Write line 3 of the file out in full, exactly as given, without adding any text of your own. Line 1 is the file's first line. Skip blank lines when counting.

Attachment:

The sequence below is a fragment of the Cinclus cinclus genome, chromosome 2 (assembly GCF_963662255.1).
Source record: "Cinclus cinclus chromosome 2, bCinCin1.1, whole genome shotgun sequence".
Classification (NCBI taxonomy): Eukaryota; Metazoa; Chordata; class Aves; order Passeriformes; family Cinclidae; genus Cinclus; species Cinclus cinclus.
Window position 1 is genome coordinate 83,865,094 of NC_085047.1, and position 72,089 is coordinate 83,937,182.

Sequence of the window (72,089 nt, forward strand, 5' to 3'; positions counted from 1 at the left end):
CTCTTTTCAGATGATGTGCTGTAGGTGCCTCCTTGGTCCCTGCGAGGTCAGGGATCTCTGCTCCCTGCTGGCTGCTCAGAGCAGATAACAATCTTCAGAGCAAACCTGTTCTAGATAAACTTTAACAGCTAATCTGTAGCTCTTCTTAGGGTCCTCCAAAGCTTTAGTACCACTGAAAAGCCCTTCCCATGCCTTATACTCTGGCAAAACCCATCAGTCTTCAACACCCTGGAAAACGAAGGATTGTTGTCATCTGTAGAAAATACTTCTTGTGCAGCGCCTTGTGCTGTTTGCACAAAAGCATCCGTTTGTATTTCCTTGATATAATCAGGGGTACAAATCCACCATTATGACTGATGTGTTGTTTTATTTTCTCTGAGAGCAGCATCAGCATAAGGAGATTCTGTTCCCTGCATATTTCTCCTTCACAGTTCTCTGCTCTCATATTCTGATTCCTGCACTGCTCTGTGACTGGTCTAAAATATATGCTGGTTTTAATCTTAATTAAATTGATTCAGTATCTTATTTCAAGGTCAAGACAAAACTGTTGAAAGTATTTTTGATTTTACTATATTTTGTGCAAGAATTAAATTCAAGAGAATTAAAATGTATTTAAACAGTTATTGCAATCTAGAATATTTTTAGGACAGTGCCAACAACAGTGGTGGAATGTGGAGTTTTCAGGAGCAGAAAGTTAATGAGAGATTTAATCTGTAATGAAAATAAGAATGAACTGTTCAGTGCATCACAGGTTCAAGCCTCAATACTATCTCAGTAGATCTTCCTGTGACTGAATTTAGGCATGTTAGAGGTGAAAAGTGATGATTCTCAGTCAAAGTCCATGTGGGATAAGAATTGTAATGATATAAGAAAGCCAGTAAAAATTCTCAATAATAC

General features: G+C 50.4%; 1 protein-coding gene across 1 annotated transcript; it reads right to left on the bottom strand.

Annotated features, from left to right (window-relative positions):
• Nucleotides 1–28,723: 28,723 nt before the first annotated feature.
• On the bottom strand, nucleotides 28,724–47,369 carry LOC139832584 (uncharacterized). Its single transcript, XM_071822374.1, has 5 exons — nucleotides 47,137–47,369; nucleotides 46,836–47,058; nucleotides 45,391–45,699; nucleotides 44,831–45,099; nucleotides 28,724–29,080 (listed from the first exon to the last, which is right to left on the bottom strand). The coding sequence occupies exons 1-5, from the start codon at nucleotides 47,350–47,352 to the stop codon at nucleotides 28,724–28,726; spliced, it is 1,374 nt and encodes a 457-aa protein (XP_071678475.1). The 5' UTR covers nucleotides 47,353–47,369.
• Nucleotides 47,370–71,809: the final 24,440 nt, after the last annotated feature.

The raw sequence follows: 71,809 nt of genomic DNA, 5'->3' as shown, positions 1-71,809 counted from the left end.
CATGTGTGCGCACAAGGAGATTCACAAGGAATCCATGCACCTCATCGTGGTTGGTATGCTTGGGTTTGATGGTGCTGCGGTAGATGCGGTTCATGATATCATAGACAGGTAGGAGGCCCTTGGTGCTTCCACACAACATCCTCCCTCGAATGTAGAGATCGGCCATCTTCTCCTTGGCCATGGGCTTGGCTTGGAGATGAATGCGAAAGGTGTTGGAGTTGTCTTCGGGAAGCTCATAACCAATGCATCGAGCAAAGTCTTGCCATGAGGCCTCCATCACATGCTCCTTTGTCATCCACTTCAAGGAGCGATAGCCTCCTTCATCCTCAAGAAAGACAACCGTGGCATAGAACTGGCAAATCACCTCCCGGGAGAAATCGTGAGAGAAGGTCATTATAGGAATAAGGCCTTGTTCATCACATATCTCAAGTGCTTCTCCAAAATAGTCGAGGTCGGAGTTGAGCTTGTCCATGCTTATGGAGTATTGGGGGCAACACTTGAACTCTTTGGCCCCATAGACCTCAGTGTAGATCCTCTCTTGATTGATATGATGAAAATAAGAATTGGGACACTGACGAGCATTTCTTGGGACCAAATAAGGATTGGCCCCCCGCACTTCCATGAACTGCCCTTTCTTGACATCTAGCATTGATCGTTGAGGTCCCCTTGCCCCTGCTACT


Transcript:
Classification (NCBI taxonomy): Eukaryota; Metazoa; Chordata; class Aves; order Passeriformes; family Cinclidae; genus Cinclus; species Cinclus cinclus.